In these incidents, triggers could be applied to mute any harassing party, send a written message to at-risk users, escalate the incident to human interaction e.g. a phone call, or even alert local police or medical professionals in real-time to a possible mental health crisis.
3. Identifying and responding to live streaming events in real time
AI can only act on things it has seen many times before (computer vision models require 50,000 examples to do it well). For live streaming events, such as the Christchurch shootings, AI is currently able to detect a gun and threat of violence before the shooter even enters the front door. However (and fortunately), events like the Christchurch shooting haven’t happened enough for AI to really learn from them. But it’s not just one murderous rampage — live streaming of bullying, fights, thefts, sexual assaults and even killings are all too common.
To help manage the response to such incidents, triggers can be set that use language signals to escalate content that requires human intervention. For example, an escalation could be set based on text conversations around the live stream: “Is this really happening?” “Is that a real gun?” “OMG he’s shooting.” Somebody please help,” etc.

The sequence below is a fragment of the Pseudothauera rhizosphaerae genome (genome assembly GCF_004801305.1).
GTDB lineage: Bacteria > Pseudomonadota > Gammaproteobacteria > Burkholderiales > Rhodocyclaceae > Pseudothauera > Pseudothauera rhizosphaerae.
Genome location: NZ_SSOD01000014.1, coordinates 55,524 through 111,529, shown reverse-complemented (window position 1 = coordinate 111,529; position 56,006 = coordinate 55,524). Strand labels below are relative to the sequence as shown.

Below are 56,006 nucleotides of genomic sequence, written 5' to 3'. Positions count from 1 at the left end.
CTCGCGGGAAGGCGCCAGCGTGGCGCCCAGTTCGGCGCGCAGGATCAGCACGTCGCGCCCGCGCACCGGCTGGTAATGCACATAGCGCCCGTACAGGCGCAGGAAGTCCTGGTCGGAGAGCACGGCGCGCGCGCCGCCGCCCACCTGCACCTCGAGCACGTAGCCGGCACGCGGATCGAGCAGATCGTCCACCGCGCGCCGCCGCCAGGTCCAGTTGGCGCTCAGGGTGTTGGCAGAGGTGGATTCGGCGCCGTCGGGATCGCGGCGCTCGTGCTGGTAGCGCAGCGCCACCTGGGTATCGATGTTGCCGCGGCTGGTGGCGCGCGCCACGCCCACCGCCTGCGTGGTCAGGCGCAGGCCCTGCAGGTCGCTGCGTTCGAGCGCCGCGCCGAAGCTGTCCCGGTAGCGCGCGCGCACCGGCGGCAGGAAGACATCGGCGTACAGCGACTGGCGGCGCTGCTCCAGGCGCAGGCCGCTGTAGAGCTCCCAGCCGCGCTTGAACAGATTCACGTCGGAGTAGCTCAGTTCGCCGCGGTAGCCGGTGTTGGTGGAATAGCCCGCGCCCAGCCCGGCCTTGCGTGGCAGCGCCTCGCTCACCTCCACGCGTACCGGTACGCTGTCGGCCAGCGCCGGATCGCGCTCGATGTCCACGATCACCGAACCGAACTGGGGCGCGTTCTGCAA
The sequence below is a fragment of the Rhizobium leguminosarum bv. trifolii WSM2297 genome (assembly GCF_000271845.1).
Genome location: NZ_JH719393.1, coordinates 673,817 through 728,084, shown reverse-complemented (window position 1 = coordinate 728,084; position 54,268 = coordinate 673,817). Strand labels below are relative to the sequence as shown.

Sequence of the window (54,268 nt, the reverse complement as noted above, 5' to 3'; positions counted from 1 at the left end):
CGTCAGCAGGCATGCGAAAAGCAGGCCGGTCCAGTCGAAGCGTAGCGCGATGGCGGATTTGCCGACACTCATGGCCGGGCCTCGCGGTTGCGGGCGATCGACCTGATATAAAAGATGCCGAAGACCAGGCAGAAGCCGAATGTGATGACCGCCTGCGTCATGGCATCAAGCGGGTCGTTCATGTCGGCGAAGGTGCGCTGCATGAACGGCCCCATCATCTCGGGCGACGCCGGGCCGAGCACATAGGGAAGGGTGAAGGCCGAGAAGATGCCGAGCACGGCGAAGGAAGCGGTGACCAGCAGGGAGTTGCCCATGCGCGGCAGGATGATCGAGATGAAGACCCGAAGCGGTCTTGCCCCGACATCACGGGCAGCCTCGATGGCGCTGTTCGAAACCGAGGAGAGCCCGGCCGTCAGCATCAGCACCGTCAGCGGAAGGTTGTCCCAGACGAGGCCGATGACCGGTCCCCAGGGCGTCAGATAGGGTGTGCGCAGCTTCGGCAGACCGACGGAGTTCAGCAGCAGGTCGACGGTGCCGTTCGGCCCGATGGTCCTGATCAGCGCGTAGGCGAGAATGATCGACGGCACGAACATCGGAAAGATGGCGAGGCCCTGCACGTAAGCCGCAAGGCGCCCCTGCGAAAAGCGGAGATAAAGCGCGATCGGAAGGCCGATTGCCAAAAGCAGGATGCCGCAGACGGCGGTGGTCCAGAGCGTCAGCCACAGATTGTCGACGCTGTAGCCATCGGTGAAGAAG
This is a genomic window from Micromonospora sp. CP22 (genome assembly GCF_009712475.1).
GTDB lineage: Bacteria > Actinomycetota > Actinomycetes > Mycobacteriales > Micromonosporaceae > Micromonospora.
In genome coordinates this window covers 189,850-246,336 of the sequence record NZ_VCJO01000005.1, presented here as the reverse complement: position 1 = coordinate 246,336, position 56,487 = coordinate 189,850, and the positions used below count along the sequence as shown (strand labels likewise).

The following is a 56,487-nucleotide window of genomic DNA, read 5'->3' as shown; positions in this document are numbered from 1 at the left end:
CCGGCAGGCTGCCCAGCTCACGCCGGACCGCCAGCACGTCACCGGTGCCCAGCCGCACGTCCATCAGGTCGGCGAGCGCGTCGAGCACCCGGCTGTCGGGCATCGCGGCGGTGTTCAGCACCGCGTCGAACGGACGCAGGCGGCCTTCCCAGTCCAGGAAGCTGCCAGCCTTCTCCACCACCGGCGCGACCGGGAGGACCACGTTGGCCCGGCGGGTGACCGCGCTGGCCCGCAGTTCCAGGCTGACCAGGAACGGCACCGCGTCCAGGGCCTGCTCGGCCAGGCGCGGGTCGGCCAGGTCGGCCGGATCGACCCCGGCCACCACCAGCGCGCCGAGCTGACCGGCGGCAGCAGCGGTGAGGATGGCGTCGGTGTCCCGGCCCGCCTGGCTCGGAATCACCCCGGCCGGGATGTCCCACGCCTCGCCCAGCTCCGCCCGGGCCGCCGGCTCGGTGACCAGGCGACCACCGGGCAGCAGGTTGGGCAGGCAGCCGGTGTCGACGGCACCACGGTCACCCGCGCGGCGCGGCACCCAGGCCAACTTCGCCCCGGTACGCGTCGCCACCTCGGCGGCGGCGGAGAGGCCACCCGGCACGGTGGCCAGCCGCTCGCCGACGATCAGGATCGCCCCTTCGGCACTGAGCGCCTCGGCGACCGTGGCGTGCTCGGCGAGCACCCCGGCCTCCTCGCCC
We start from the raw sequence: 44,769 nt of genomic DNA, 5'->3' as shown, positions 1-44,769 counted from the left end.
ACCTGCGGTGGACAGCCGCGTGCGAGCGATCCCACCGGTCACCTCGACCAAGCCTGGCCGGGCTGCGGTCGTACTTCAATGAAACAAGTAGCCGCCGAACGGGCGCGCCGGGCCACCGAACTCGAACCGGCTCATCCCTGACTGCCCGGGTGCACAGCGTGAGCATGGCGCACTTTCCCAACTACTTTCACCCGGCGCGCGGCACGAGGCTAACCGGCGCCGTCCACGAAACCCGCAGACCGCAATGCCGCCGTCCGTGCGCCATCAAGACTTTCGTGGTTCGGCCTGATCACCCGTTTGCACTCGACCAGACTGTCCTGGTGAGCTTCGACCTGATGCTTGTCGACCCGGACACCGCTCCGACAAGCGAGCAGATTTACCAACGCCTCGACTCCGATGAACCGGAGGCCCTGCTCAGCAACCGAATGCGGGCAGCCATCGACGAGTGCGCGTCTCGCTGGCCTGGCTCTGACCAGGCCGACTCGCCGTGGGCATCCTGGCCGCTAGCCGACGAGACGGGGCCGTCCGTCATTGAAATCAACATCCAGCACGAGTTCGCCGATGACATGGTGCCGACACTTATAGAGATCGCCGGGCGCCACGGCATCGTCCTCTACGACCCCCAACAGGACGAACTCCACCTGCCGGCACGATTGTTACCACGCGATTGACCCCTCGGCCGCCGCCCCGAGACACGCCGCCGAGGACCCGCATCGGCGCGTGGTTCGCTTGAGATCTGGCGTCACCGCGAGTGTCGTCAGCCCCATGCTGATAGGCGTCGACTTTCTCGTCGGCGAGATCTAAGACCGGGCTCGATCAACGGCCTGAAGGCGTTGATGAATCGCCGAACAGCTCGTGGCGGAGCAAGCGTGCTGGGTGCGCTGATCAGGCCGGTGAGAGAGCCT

In concert with improving AI models for image recognition and violent acts, these triggers could alert human moderators, network operators and law enforcement of events in real-time. This, in turn, will be able to prevent future violent live streams from making their way online and limit the virality and reach of content that does e.g. once identified, an automated trigger prevents users from sharing it.
For the first time in history, the collective global will exists to make the internet a safer place. By learning to use set automated triggers to manage common incidents and workflows, content platforms can ensure faster response times to critical incidents, reduce stress on human moderators, and provide users with a safer, more enjoyable experience.
As I write this, we are a little more than two months removed from the terrorist attacks in Christchurch. Among many things, Christchurch will be remembered as the incident that galvanized world view, and more importantly global action, around online safety.
In the last two months, there has been a seismic shift in how we look at internet safety and how content is shared. Governments in London, Sydney, Washington, DC, Paris and Ottawa are considering or introducing new laws, financial penalties and even prison time for those who fail to remove harmful content and do so quickly. Others will follow, and that’s a good thing — securing the internet’s future requires the world’s governments to collectively raise the bar on safety, and cooperate across boundaries.
In order to reach this shared goal, it is essential that technology companies engage fully as partners. We witnessed a huge step forward in just last week when Facebook, Amazon, and other tech leaders came out in strong support of the Christchurch Call to Action. Two Hat stands proudly with them.